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Why the Eagles Revamped the Entire Defense

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    NEWSLETTERS

    The Eagles defense in 2010 wasn't awful. Football Outsiders ranked the Eagles D 14th in the NFL. That's better than the median, if only slightly. Similarly, Cold Hard Football Facts placed the Eagles 9th in Defensive Hog Index and 11th in Defensive Passer Rating. Not bad.

    Plus, it's easy to lay the blame for the problems the Eagles did have on a couple specific spots, starting with Sean McDermott's overcomplicated and ineffective schemes. When he was fired back in January, it was widely perceived to be the biggest change the Eagles would make. McDermott didn't work out, he was the problem, etc.

    But it wasn't just McDermott who was let go. Andy Reid, for the first time, purged almost the entire defensive coaching staff.

    He fired defensive line coach Rory Segrest next. He declined to renew linebackers coach Bill Shuey's contract. He didn't push to keep secondary coach Dick Jauron around after just one year.

    In promoting two assistant positional coaches, picking up Jim Washburn and Johnnie Lynn and moving Juan Castillo to lead the operation, Reid couldn't have made a more drastic coaching change. The focus, the scheme, the technique, the personalities -- new faces all around.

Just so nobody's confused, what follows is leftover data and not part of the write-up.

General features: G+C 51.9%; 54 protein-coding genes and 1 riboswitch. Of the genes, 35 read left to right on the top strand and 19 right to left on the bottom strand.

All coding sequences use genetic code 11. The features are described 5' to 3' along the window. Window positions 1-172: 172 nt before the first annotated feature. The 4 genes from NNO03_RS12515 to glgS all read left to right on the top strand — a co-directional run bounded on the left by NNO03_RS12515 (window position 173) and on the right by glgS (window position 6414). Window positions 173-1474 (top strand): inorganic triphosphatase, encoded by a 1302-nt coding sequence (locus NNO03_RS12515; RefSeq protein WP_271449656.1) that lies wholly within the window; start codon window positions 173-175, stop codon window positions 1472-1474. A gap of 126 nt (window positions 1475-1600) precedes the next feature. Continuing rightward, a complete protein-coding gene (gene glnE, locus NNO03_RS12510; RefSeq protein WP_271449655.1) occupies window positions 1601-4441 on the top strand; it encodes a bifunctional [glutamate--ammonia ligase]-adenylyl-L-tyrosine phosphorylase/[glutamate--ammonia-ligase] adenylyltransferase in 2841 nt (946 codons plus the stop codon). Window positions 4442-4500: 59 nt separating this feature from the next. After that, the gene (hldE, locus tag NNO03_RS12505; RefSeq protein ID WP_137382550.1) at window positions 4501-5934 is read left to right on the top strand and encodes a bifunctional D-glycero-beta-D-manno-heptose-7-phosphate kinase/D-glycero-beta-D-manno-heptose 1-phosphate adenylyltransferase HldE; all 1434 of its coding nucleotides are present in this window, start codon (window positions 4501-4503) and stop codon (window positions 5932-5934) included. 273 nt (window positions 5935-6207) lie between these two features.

During the lockout lull, you would have been forgiven for having thought such a major overhaul (on a scale we'd never seen before) was the end. You might have hoped for a new cornerback in free agency to fix that revolving door of ineptitude, but what else did you expect? The change already happened. McDermott wasn't solely to blame, but coaching was.

    Then free agency rolled around, and suddenly the Eagles front office was executing a similarly radical shift in player personnel. The offense went largely untouched, but the defense was gutted and rebuilt.

    Bye bye to defensive stalwarts like Quintin Mikell and Stewart Bradley. Replace them with rookies and other unproven youngsters. Grab a new RCB in Dominique Rodgers-Cromartie. Sign a new starting LDE in Jason Babin. Another new cornerback: the esteemed Nnamdi Asomugha. A new starting defensive tackle, Cullen Jenkins. Ship Brodrick Bunkley off. Asante Samuel is probably next. Overall, in addition to a brand new coaching staff, the Eagles will likely have at least six new starters on defense.

    It's clear to me now that Andy Reid and the rest of the front office thought the defense, despite anecdotal and statistical evidence to the contrary, was awful in 2010. You don't replace almost everything about the defense if you think the unit was above average, unlucky, or close to a rebound. Nor do you take this path if you can lay the blame on just one or two aspects. In fact, there isn't a team in the NFL right now that has so dramatically overhauled their defense - even the ones that, on paper, were significantly worse.

    Note that I don't yet call it an improvement. Making that judgment will take time, as new layers assimilate, younger players step up, and new coaching doctrines sink in. There are still question marks, especially at linebacker and safety. The change was extreme, but it's not yet complete. Plenty of time to see if the revamped Eagles defense is really what was needed.